The contrast of ‘breaking’ news in India with what is deemed important elsewhere in the world is stark. Irrelevant repeats bore the mind when one turns on the television in this country. The images of politicians jockeying for power — pushing personal agendas that have nothing to do with the needs and demands of Indians and indulging in perverse politicking that makes a mockery of Indian democracy — have made this once emergent regional power into a joke. Nothing changes despite the endless ‘defences’ put forth by the political minions serving this government. An inept and lazy response from the State on all critical issues continues to choke this energetic nation. The mood is downbeat, and the television screens reinforce this truth.
Elsewhere in the world, where economies and societal pressures are equally dismal, the leaders engage and connect with citizens despite shrill criticism and anger hurled at the former by the latter. India comes across as some bizarre, medieval kingdom where major and minor potentates, clueless and without commitment to bring radical change and growth, rule and exploit the patience of their subjects. We seem to have lost the momentum of the past decade and the government is in supreme denial. Small realities become dramatic symbols of the careless and archaic mindset of the State. Indians returning from abroad are made to stand in slow-moving queues to have their passports stamped to show their ‘arrival’. This ridiculous ‘arrival procedure’ has been discarded by almost all countries across the world, but India continues to be bureaucratic, with cumbersome, unnecessary rules.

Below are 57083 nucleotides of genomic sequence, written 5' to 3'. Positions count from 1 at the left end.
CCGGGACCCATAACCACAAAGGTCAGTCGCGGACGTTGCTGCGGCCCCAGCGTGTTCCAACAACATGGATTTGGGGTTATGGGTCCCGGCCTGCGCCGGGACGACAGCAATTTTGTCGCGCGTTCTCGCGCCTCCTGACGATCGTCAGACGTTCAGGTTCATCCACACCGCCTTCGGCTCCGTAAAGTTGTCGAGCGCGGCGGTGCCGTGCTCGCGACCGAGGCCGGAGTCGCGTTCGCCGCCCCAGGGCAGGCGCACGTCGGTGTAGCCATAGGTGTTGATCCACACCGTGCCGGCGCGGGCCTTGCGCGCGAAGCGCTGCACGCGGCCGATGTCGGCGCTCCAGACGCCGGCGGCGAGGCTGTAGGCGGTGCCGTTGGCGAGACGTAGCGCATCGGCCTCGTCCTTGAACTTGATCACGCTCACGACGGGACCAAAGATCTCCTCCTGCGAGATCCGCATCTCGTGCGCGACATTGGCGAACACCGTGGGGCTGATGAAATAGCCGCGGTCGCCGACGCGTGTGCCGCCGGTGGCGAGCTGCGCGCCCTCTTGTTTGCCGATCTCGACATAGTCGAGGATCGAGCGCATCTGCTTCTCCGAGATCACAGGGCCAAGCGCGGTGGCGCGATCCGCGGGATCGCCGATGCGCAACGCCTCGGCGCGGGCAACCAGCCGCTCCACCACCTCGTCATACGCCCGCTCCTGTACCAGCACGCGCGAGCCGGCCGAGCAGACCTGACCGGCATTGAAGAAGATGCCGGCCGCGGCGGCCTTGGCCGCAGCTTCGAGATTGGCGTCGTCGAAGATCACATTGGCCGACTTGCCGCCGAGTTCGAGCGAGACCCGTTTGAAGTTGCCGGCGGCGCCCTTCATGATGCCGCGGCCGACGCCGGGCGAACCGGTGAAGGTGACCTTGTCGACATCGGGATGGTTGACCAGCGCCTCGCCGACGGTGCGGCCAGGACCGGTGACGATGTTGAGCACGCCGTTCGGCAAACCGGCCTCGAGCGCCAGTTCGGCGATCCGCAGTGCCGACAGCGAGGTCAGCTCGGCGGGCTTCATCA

Mean and extortionist customs officials look to innocent people to satisfy their perverse pleasure of flaunting their ‘clout’. Good people are made to feel like criminals. Those who break every rule, however stupid the regulations may be, smuggle everything they want and ‘arrange’ their illegal ‘walk’ through the green channels. They are met by customs officials and escorted out with salaams and ‘quiet’ remuneration. Everyone knows this happens but no one in a position of power attempts to make life ‘happy’ for the honest. The contempt for Indians and visitors is sickening and kills the mazaa of coming ‘home’. This ‘stamp’ of corruption slaps one in the face.
Then, as one drives out of the exits, the chaos and lurking danger at every corner of the national capital, as one example, is the strongest symbol of the pervasive anarchy consuming India. Indians and visitors alike become victims of faulty governance. Nothing in India is user-friendly or welcoming. Unkempt and dirty public spaces spread infection and illness. Pimps, touts and beggars pinch and push for money. Men ogle and taunt. The great legacies of India are demeaned by the complete lack of graciousness and civility that filters down from the top of the pile. The blame has to be placed at the door of those who make the law, then break their own laws with relish. The elected representatives and their bureaucrats have set these terrible and unacceptable standards that have shamed India.
If the government cannot find solutions to the many fundamental crises that plague us, maybe it should begin by addressing other, smaller problems, to rectify the many wrongs that make ordinary life unlivable for honest Indians. Someone in the government has to change the course if India is to renew its soul, which has been mutilated by bad, insular governance. The anarchy is palpable, and is bound to herald horrific social disorder. The neglect has become chronic and insufferable. On returning from abroad, this degradation and decay, the arrogance of the babu and the failure of governance overwhelms one.